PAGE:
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How Dogs Learn

Author: Greg Raub | Date: April 26, 2013

A new session of classes is starting this week, and once again, I find myself talking a lot about “how dogs learn.” It is a topic we cover in the first week of almost every class we offer.

Like other trainers, I’ve developed my own little standard talk about the three keys to learning:

  • Motivation.  To help our dogs learn more quickly, we use food… because nothing motivates a dog quite like food.
  • Timing.  It’s critical because you only have 1.3 seconds for your dog to make an association between what he just did and the food reinforcement you are giving him.
  • Consistency.  You have to be consistent. Dogs don’t have the ability to understand that it’s okay to jump on some people but not on others.

As important as those things are, I’ve been thinking this week that I’ve been missing another important point about how dog’s (and for that matter, people) learn.

The other thing that always happens during the first week of class is that I hear all of the challenges people are having with their dogs.  In fact, we ask people to tell us about those challenges.  Sometimes it can be overwhelming, and I feel like I need to give them immediate help.  Then I stop and remind myself that just like us, our dogs have to learn in steps.  They need to get the basics first.  There usually are just no quick fixes.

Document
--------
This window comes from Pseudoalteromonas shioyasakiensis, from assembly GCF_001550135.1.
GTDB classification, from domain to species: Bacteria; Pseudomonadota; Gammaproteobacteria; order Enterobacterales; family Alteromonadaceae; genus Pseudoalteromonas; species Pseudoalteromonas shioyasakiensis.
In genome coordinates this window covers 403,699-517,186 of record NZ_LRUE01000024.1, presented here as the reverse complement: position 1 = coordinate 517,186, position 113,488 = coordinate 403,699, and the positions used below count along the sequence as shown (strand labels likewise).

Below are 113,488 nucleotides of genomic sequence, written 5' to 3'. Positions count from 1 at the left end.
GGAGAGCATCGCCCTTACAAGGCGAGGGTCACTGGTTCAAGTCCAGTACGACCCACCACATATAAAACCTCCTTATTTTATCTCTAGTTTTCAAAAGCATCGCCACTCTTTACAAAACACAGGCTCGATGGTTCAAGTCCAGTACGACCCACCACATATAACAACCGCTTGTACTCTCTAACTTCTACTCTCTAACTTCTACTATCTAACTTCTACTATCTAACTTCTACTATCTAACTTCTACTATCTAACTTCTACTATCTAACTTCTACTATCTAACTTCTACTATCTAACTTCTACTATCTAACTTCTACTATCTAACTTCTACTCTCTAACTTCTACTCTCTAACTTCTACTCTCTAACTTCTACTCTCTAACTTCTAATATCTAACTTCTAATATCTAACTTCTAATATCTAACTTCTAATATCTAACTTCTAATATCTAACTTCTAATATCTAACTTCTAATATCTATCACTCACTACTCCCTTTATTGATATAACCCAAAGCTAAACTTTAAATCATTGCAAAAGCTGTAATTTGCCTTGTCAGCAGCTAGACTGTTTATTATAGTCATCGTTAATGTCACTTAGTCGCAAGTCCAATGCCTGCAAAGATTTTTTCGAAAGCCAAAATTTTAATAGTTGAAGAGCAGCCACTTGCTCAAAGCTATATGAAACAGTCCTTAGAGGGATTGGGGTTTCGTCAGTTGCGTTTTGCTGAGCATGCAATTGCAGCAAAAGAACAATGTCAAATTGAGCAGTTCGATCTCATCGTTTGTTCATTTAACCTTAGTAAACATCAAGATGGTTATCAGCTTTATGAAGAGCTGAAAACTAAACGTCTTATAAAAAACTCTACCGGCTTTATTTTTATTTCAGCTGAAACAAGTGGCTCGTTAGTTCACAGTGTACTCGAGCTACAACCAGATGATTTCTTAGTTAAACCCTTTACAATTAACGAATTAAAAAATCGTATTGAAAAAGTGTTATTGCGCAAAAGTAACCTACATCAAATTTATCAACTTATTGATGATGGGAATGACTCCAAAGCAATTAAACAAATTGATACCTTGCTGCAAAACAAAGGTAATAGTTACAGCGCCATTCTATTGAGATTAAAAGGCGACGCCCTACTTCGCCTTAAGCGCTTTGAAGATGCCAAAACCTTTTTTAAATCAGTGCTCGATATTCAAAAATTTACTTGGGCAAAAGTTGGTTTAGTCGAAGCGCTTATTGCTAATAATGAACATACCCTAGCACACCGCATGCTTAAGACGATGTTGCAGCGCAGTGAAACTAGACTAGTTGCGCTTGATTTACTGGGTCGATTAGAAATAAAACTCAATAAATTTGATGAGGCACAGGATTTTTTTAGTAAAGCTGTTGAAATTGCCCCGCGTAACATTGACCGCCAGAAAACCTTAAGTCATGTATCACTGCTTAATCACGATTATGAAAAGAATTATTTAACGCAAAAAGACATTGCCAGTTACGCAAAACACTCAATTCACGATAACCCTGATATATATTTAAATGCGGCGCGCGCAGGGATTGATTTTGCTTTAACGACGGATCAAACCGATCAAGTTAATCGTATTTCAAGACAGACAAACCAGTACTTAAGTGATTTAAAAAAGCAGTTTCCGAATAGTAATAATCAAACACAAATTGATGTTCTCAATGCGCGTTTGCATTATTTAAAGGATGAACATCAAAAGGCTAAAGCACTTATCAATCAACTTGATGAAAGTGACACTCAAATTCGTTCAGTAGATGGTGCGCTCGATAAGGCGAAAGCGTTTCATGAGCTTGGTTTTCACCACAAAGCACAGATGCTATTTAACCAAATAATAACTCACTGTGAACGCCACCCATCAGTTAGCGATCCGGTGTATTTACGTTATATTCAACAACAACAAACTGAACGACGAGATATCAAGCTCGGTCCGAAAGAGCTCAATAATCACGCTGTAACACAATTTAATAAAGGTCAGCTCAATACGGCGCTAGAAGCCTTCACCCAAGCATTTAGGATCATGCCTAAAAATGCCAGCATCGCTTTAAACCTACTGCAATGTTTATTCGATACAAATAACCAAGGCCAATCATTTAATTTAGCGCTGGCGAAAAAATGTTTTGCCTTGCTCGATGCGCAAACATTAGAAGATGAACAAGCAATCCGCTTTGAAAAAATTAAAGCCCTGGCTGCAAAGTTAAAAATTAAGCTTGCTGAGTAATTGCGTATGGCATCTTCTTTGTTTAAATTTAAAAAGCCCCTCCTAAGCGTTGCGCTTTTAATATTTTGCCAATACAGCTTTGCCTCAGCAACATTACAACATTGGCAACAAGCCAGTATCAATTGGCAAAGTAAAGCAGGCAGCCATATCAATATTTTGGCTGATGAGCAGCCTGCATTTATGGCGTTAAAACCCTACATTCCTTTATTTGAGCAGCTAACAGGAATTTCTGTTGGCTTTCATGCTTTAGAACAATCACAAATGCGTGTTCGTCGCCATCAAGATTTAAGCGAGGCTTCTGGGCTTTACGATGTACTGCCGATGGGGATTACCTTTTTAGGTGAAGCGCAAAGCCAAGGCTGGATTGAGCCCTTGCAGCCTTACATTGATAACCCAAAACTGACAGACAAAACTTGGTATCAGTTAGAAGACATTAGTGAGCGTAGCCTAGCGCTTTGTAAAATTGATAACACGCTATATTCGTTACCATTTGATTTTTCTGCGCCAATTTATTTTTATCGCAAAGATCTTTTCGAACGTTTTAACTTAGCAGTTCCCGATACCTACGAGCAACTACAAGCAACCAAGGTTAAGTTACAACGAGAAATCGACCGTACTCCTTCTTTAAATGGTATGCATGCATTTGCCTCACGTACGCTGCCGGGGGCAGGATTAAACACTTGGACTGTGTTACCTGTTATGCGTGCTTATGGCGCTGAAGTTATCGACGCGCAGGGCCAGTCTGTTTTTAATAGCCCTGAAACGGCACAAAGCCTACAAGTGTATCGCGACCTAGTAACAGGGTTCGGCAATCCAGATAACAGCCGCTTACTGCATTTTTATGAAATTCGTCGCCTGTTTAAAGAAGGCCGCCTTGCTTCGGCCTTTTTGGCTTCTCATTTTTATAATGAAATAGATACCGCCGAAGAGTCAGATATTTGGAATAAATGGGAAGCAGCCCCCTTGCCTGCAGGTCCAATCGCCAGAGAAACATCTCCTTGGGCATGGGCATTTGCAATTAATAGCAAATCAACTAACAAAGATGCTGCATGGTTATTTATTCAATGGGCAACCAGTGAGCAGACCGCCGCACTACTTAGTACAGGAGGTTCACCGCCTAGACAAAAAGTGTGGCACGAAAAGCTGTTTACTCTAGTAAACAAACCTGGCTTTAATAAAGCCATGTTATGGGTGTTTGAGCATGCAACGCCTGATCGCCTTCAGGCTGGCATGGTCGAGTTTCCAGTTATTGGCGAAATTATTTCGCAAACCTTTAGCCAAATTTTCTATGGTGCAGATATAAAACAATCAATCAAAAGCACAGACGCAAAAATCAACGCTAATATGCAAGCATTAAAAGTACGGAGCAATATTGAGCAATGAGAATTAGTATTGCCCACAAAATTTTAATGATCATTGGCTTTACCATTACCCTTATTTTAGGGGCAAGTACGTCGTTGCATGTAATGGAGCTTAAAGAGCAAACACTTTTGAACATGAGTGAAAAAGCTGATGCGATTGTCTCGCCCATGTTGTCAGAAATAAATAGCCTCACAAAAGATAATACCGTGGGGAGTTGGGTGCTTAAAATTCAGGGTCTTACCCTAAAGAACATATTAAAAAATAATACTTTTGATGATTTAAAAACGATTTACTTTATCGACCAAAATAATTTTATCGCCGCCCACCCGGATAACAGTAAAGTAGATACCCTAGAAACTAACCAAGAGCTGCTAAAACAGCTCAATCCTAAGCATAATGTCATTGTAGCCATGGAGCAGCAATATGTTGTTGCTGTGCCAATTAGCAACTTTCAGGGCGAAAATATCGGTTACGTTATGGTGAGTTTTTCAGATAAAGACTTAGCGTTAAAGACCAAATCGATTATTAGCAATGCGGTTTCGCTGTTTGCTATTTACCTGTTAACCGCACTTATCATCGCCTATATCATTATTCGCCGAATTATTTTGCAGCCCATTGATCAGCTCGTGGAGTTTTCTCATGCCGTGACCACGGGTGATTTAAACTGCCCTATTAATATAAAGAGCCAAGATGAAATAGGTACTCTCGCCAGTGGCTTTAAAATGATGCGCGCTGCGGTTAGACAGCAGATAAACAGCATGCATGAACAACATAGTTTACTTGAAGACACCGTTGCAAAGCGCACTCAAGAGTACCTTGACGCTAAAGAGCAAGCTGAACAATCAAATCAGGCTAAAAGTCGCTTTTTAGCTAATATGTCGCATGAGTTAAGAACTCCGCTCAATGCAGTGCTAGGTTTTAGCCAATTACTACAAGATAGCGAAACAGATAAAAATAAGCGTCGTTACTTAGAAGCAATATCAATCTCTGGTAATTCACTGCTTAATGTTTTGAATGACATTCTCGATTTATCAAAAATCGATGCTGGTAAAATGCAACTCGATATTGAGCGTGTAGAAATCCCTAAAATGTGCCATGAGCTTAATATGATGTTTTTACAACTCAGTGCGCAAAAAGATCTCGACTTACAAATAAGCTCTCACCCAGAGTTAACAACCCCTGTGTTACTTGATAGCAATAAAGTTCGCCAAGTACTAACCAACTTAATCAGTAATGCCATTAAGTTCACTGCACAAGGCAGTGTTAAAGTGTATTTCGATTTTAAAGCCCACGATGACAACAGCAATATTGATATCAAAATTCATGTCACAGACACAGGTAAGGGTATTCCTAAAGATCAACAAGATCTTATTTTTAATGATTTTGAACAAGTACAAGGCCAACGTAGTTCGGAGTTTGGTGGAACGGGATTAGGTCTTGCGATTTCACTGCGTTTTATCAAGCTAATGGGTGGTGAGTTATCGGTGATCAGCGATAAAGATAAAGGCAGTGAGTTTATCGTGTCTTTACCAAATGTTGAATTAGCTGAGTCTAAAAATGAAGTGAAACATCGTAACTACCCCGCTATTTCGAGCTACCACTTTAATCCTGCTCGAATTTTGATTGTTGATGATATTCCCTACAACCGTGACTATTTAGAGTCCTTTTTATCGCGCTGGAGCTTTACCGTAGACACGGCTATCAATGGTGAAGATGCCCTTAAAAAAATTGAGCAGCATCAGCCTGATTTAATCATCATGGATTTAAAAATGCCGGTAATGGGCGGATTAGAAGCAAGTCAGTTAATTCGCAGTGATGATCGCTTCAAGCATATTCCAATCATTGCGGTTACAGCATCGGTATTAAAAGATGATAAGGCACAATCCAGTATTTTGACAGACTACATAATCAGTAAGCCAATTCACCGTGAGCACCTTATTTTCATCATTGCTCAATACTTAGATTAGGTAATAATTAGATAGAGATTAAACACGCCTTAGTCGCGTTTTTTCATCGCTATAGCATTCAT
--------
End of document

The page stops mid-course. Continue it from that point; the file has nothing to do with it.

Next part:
If you think about it, it’s not much different with us.  We didn’t start out in first grade working on a math problem like this: x/7 = 2*y + 3.429.  Instead, those first grade problems were more like 2 + 2 = 4. But it was those simple arithmetic lessons that enabled us to later study geometry, algebra and calculus… not to mention pay our bills, maintain our checking accounts and count our change.

The equivalent of 2 + 2 for dogs is teaching them Touch, Watch Me and the Name Game.

Those are the building blocks, the simple arithmetic lessons that ultimately make it possible to teach our dogs Sit, Down, Stay… and much more.  And I know in my own case, with my own dog, teaching him Touch years ago was the start of everything he has learned.  And I look back on it as one of the best things I ever taught him.  So if you’re facing what seem like overwhelming issues with your dog, remember that the answer may start with some pretty basic building blocks.

Oh, and by the way, my dog also learned a little math when he learned Touch.  I remember the trainer telling us to ask our dogs “What’s one plus one?” and then to wait for two Touches!

 


The weekly handouts are incredibly helpful once you get back home and both you and the dog seem to have forgotten was taught.

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